Where four fellows drive 900 kilometers on a quest for free-range hormone-free meat, forget their first-night braaivleis in the farmer’s deep freeze, and end up on the back of a bakkie with a spotlight and a shotgun looking for another source of protein.
We drove up to Kakamas after work on Friday 10th June. Got there close to six o’clock in the morning. It’s a bit of a drive.
First point of order was hunting springbok, in the Boesmanland. Since I didn’t want springbok, I was pretty much a spectator on this one.
Note the hole in the neck of the lefthand springbok. The buck went down, and we approached it too quickly. It got up and ran for five kilometers before it bled out. Five kilos. With a hole in its neck I can stick my fist in.
African game is tough.
After that we were off to the Kalahari for gemsbok and the odd springbok.
Eye of Mordor
First job was to add shutters and insulation to the cold room (there’s no refrigeration. At night it normally gets cold enough so that you can just close things up in the daytime, preserve the freezing overnight temperatures. This year that did not happen, so we sent the farmer back to Kakamas to hang the gemsbok with the springbok from earlier).
Sunsets are traditionally imbibed on the top of the hill next to the water tank (water comes from Upington / the Orange River via a long pipe, the tank provides pressure).
Sometime around here, somebody (who shall again remain nameless (local copy)) remembered that “we” left the meat in the freezer back in Kakamas. Time to take stock. Shotgun, check. Shooting lamp, check. Bakkie, check.
Fire, check. Anything’s better with barbeque sauce. And the remains went well in the omelettes the next morning too.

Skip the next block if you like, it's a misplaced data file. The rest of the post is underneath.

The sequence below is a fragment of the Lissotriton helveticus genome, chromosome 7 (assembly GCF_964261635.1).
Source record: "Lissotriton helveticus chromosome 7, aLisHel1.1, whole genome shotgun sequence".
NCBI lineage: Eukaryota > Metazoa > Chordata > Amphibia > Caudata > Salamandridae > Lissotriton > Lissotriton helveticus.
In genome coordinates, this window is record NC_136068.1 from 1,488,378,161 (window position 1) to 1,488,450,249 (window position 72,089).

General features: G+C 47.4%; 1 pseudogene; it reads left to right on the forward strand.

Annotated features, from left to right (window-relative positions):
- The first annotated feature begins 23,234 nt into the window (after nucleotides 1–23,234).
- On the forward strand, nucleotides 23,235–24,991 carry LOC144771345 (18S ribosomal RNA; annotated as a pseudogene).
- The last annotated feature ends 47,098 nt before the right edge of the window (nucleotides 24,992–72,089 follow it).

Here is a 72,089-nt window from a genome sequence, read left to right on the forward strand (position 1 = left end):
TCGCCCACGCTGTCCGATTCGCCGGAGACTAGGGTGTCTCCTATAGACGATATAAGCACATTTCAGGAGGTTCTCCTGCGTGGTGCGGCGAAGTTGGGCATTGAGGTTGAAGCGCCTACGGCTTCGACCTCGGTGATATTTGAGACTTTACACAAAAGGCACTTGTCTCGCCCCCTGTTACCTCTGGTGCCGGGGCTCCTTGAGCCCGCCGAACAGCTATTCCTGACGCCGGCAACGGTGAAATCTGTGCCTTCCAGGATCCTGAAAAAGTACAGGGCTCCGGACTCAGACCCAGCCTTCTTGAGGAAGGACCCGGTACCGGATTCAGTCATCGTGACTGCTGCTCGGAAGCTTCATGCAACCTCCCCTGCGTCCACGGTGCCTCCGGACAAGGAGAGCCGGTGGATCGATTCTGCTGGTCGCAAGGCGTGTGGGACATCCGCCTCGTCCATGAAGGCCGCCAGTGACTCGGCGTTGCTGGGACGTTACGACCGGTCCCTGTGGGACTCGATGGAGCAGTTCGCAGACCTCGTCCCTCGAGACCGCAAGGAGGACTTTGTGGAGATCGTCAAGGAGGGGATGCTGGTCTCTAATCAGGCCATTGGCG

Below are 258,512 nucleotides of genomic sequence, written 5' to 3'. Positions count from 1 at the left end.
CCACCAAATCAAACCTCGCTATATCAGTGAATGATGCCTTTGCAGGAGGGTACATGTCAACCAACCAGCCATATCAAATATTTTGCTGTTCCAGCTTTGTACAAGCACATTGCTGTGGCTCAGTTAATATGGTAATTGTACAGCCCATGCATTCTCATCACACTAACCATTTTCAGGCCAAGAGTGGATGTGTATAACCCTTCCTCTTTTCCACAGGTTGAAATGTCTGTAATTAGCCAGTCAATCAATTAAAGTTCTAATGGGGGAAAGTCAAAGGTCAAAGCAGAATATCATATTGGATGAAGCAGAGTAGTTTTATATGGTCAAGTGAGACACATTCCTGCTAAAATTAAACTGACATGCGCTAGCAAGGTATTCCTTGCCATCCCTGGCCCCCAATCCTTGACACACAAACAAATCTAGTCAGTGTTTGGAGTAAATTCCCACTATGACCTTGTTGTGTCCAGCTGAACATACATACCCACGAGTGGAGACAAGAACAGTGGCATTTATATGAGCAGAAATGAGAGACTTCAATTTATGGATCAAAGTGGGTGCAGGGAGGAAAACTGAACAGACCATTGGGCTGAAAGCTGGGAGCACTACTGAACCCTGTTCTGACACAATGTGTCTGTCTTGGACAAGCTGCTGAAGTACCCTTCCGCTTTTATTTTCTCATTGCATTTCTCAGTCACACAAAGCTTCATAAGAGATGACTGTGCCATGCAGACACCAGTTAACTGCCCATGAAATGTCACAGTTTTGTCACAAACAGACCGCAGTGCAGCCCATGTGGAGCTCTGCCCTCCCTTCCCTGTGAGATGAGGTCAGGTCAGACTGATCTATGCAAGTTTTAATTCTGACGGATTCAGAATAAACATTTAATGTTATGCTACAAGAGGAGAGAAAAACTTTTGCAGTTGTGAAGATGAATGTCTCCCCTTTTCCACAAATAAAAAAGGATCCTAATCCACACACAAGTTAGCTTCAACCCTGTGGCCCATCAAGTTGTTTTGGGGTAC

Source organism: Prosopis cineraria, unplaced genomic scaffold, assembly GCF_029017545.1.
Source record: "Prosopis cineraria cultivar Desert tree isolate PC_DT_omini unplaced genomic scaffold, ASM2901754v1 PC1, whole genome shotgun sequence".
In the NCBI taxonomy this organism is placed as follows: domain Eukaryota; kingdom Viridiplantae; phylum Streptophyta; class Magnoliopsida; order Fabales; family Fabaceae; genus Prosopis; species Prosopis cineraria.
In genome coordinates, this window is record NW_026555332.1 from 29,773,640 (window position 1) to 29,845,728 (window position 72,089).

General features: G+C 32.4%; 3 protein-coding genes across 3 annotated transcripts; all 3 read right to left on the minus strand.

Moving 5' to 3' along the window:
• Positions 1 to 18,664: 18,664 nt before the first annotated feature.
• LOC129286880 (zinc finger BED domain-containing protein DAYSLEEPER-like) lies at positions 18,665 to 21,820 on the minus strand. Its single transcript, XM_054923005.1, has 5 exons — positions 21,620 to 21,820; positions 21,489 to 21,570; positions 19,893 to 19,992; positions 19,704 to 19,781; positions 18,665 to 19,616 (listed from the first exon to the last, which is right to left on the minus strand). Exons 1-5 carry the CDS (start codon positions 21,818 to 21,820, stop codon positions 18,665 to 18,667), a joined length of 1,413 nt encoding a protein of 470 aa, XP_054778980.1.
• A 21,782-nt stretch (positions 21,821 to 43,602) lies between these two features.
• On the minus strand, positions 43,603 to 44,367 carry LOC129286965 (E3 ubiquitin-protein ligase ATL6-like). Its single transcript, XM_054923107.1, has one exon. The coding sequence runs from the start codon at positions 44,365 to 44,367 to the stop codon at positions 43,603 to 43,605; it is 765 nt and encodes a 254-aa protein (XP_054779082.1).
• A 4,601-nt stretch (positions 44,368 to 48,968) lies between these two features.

Spent the next day recovering, shooting the guns in, making sure the quality of the alcohol was up to spec, and so forth and so on.
In the mean time we heard that the four fellows coming from Gauteng hit a kudu outside Vryburg, totalled their vehicle, and decided to cancel their trip. So there were four of us, with a shopping list of seven gemsbok and as many springbok as we could find.
Number one. T thought that this was a bull, turned out to be a rather large cow.
This lone cow came running down the wire so the choice was shoot or don’t shoot and I chose the former. Through the heart, she left a blood spoor for about 50m and went down. Didn’t even need a finishing shot.
T shot a one-horned cow, but not the one he was (is still) looking out for, which is apparently huge.
And it was time for lunch.
After lunch we took a long drive down to the white lorry (a truck that got stuck many years ago, on a neighbouring farm) and found a different herd of gemsbok. I picked out the first one I could find that was (1) a reasonably big male (2) standing still (3) with no other animals in front or behind it.
And I’m done.
We figured four gemsbok (and a lone springbok T had bagged) was enough for one day and headed back home.
The next day T shot this bull, two springbok and a boerbok (they’ve gone wild, you’re not going to catch one in the conventional way, gotta shoot ’em) bringing the total to eight gemsbok (one for the church), fifteen springbok (of which we took 14), two boerbok (of which T took one) and one haas (consumed on premises).
We sent the meat to Kakamas with the farmer, spent the evening drinking, and returned one day early, via Kakamas where we still had to remove the skins, cut the meat into pieces, and load the trailer.
That’s a rather full trailer (we also bought some mutton from the farmer, a total of five sheep).
My share (two gemsies (86 and 89 kg), one sheep) on the way to Piet’s to be made into biltong, steaks, patties, mince and wors.